According to the theory of wave mixing in a nematic liquid-crystal thin cell based on the first-order optical path method, energy exchange between the two incident beams can occur in a thin medium even in the case of zero phase shift. In this case, the direction of energy transfer is determined by the relative intensity between the two incident beams; i. e. , the weaker beam is always amplified. A detailed theory has shown that, as far as the energy exchange between the incident beams is concerned, the first-order optical path method is not a good approximation. To explain the experimentally observed probe beam amplifcation process, it is shown that it is important to include the effect of the diffracted beam. The pump beam and the diffracted beam form an index grating and contribute to the growth of the probe beam via the four-wave mixing process. An extra enhancement can be obtained if this index grating is appropriately shifted with respect to the intensity grating, e. g. , by introducing the frequency shift to the probe beam. Detailed conditions governing the generation of the diffracted beam and the probe amplification are also derived; major roles are played by the film thickness, beam intensities, magnitude of the nonlinearity, phase shift, and scattering loss.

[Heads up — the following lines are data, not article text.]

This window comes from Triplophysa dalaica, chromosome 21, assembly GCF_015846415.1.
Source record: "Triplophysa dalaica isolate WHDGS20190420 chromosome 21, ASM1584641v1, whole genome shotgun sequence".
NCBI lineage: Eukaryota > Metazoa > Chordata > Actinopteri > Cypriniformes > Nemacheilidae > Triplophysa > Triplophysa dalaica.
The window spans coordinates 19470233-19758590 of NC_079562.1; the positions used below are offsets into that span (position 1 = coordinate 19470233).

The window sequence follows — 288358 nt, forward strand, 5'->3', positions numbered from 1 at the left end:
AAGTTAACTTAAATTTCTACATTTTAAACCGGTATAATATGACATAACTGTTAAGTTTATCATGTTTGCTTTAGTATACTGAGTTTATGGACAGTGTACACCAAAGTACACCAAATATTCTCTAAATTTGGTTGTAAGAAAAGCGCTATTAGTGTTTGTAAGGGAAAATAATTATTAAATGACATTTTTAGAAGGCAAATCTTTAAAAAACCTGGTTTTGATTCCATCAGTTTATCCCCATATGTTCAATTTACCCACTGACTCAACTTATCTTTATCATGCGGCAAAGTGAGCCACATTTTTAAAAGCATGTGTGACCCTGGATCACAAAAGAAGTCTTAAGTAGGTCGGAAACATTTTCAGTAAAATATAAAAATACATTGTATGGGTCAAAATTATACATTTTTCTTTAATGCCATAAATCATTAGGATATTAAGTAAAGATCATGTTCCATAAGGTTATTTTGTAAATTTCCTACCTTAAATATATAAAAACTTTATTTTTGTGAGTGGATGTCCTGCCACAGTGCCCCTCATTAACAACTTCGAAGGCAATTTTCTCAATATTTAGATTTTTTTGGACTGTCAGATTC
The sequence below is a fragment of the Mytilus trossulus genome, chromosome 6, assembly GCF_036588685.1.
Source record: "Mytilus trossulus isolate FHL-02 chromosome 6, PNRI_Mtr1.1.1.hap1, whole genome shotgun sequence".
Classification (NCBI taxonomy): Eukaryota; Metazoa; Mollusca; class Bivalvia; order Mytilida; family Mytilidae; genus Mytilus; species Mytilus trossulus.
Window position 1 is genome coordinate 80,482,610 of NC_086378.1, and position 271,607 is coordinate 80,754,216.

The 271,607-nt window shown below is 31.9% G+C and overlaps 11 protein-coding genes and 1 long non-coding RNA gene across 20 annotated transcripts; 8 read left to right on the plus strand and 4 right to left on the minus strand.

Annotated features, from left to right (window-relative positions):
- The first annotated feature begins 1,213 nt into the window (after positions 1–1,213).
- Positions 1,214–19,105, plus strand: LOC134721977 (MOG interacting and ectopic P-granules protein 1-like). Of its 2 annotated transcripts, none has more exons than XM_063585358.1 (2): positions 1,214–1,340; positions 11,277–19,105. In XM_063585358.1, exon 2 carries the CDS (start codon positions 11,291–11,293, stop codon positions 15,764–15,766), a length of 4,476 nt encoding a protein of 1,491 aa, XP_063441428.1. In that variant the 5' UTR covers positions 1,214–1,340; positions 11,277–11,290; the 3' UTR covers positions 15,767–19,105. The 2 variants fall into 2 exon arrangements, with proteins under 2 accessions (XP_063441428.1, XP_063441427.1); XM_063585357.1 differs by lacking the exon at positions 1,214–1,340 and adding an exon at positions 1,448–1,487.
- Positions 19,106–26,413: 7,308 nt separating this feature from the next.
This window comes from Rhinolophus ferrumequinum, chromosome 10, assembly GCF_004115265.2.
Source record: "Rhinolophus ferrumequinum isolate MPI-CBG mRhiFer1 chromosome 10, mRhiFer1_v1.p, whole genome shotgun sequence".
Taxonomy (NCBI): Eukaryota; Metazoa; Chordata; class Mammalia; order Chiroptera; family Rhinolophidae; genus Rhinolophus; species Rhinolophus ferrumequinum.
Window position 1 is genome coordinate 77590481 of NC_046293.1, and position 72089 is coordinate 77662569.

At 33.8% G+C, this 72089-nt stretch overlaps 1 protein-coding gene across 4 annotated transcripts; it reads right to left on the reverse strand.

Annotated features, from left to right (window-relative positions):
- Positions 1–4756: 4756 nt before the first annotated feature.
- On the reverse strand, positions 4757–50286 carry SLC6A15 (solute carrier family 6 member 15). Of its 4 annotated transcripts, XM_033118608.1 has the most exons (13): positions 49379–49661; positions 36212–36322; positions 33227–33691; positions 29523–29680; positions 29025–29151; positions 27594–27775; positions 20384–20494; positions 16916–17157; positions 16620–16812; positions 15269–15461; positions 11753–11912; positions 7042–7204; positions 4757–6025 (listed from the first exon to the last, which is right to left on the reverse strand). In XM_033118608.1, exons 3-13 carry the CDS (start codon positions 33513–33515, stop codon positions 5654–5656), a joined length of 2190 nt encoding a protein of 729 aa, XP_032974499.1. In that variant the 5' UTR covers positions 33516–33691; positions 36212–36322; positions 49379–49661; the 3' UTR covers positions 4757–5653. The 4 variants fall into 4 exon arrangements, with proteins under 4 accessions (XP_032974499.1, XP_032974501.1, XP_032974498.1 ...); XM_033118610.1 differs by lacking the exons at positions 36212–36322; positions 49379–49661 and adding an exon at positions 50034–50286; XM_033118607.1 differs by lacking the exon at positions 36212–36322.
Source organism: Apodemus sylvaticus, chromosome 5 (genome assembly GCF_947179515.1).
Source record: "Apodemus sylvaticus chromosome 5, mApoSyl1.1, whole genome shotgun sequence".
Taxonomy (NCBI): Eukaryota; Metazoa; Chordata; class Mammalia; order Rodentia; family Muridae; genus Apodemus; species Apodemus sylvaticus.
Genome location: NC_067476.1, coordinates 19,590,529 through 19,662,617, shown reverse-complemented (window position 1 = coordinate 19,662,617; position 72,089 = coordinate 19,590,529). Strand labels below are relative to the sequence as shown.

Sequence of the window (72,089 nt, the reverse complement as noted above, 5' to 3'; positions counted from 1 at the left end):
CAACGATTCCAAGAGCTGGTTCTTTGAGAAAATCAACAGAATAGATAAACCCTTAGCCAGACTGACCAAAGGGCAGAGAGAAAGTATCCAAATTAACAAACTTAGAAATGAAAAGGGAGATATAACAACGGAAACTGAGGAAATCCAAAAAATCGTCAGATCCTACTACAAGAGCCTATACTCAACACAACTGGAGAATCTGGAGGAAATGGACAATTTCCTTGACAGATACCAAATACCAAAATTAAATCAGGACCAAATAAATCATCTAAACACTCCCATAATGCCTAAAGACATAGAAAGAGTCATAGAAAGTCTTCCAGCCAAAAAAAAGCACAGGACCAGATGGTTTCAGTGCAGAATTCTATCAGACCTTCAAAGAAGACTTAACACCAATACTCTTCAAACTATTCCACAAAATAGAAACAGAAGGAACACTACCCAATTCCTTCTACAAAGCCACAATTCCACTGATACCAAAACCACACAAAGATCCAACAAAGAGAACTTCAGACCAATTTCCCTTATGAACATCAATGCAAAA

|Original language||English (US)|
|Title of host publication||Unknown Host Publication Title|
|Publisher||Optical Soc of America|
|Number of pages||2|
|State||Published - Jan 1 1987|
All Science Journal Classification (ASJC) codes